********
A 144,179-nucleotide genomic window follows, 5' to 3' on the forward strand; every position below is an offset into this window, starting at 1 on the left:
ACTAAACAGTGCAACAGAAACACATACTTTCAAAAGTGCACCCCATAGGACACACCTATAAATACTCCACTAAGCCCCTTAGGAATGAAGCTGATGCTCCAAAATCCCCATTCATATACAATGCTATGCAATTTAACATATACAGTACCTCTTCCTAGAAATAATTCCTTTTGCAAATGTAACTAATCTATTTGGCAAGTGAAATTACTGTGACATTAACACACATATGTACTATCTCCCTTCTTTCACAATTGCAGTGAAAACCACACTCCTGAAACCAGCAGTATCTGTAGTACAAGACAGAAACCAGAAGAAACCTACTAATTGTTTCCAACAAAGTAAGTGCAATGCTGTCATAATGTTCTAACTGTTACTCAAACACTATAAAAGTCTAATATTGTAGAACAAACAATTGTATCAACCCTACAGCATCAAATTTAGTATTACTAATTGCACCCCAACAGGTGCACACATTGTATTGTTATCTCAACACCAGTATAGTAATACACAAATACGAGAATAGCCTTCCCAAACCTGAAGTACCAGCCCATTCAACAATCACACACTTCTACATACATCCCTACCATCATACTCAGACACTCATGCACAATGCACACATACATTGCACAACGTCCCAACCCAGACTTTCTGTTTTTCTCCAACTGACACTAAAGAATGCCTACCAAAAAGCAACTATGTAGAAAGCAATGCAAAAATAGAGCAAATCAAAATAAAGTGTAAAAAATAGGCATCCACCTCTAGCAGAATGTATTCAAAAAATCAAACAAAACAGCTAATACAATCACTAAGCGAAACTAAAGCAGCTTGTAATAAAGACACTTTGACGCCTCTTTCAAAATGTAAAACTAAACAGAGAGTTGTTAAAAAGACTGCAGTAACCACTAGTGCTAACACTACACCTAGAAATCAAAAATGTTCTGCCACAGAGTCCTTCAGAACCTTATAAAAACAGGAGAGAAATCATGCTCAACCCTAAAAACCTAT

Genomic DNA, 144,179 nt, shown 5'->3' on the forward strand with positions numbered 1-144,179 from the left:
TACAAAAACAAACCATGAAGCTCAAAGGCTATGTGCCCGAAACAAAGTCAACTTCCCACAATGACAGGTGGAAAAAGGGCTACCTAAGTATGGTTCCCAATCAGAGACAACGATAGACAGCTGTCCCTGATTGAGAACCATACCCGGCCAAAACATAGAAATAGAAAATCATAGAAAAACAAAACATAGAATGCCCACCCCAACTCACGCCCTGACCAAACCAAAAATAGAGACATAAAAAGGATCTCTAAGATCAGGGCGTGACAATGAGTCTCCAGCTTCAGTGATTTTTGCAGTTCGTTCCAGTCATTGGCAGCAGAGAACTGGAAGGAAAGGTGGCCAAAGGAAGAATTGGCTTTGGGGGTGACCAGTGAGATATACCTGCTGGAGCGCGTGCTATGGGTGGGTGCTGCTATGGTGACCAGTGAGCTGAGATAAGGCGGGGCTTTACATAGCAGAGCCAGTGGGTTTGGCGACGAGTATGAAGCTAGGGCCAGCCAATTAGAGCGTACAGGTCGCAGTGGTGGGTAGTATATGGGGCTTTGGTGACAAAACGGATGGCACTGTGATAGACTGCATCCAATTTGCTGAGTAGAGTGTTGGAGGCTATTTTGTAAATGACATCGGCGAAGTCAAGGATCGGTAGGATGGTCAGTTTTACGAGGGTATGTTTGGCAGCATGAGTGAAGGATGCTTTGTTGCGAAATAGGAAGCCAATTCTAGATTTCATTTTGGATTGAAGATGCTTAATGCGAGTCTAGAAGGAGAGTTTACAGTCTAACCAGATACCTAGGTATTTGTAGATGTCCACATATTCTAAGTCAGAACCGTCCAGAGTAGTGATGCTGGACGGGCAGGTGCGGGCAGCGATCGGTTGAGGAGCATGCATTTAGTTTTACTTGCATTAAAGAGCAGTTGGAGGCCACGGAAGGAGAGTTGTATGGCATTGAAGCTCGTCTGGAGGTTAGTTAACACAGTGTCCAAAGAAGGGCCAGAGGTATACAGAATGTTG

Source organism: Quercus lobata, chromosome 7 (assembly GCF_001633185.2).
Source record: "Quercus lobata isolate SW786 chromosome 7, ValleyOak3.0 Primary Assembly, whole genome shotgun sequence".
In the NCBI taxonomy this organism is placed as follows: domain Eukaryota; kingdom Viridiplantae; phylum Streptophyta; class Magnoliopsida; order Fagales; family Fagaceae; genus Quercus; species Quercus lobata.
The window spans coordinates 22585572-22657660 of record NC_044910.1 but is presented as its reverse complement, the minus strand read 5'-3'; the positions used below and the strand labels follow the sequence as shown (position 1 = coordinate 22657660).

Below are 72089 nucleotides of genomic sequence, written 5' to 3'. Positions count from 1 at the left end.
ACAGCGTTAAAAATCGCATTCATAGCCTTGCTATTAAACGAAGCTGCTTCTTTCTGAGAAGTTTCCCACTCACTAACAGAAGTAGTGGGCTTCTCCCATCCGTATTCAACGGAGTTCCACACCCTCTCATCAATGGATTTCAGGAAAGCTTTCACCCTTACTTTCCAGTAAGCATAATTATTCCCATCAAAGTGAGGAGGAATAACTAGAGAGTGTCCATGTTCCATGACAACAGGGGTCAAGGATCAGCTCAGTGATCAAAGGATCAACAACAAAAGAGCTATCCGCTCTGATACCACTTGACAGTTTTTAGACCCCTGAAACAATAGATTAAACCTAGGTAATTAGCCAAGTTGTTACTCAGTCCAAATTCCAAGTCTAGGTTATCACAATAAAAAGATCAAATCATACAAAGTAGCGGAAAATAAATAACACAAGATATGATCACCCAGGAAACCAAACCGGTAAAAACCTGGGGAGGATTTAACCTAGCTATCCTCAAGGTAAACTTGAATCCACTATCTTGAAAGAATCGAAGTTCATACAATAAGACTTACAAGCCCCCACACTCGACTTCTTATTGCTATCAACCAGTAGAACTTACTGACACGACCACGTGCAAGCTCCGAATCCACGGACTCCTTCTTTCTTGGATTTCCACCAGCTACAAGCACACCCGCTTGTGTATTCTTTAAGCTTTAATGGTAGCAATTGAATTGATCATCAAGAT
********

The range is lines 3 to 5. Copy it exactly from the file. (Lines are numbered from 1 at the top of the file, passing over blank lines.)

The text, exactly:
Genomic DNA, 144,179 nt, shown 5'->3' on the forward strand with positions numbered 1-144,179 from the left:
TACAAAAACAAACCATGAAGCTCAAAGGCTATGTGCCCGAAACAAAGTCAACTTCCCACAATGACAGGTGGAAAAAGGGCTACCTAAGTATGGTTCCCAATCAGAGACAACGATAGACAGCTGTCCCTGATTGAGAACCATACCCGGCCAAAACATAGAAATAGAAAATCATAGAAAAACAAAACATAGAATGCCCACCCCAACTCACGCCCTGACCAAACCAAAAATAGAGACATAAAAAGGATCTCTAAGATCAGGGCGTGACAATGAGTCTCCAGCTTCAGTGATTTTTGCAGTTCGTTCCAGTCATTGGCAGCAGAGAACTGGAAGGAAAGGTGGCCAAAGGAAGAATTGGCTTTGGGGGTGACCAGTGAGATATACCTGCTGGAGCGCGTGCTATGGGTGGGTGCTGCTATGGTGACCAGTGAGCTGAGATAAGGCGGGGCTTTACATAGCAGAGCCAGTGGGTTTGGCGACGAGTATGAAGCTAGGGCCAGCCAATTAGAGCGTACAGGTCGCAGTGGTGGGTAGTATATGGGGCTTTGGTGACAAAACGGATGGCACTGTGATAGACTGCATCCAATTTGCTGAGTAGAGTGTTGGAGGCTATTTTGTAAATGACATCGGCGAAGTCAAGGATCGGTAGGATGGTCAGTTTTACGAGGGTATGTTTGGCAGCATGAGTGAAGGATGCTTTGTTGCGAAATAGGAAGCCAATTCTAGATTTCATTTTGGATTGAAGATGCTTAATGCGAGTCTAGAAGGAGAGTTTACAGTCTAACCAGATACCTAGGTATTTGTAGATGTCCACATATTCTAAGTCAGAACCGTCCAGAGTAGTGATGCTGGACGGGCAGGTGCGGGCAGCGATCGGTTGAGGAGCATGCATTTAGTTTTACTTGCATTAAAGAGCAGTTGGAGGCCACGGAAGGAGAGTTGTATGGCATTGAAGCTCGTCTGGAGGTTAGTTAACACAGTGTCCAAAGAAGGGCCAGAGGTATACAGAATGTTG

Source organism: Quercus lobata, chromosome 7 (assembly GCF_001633185.2).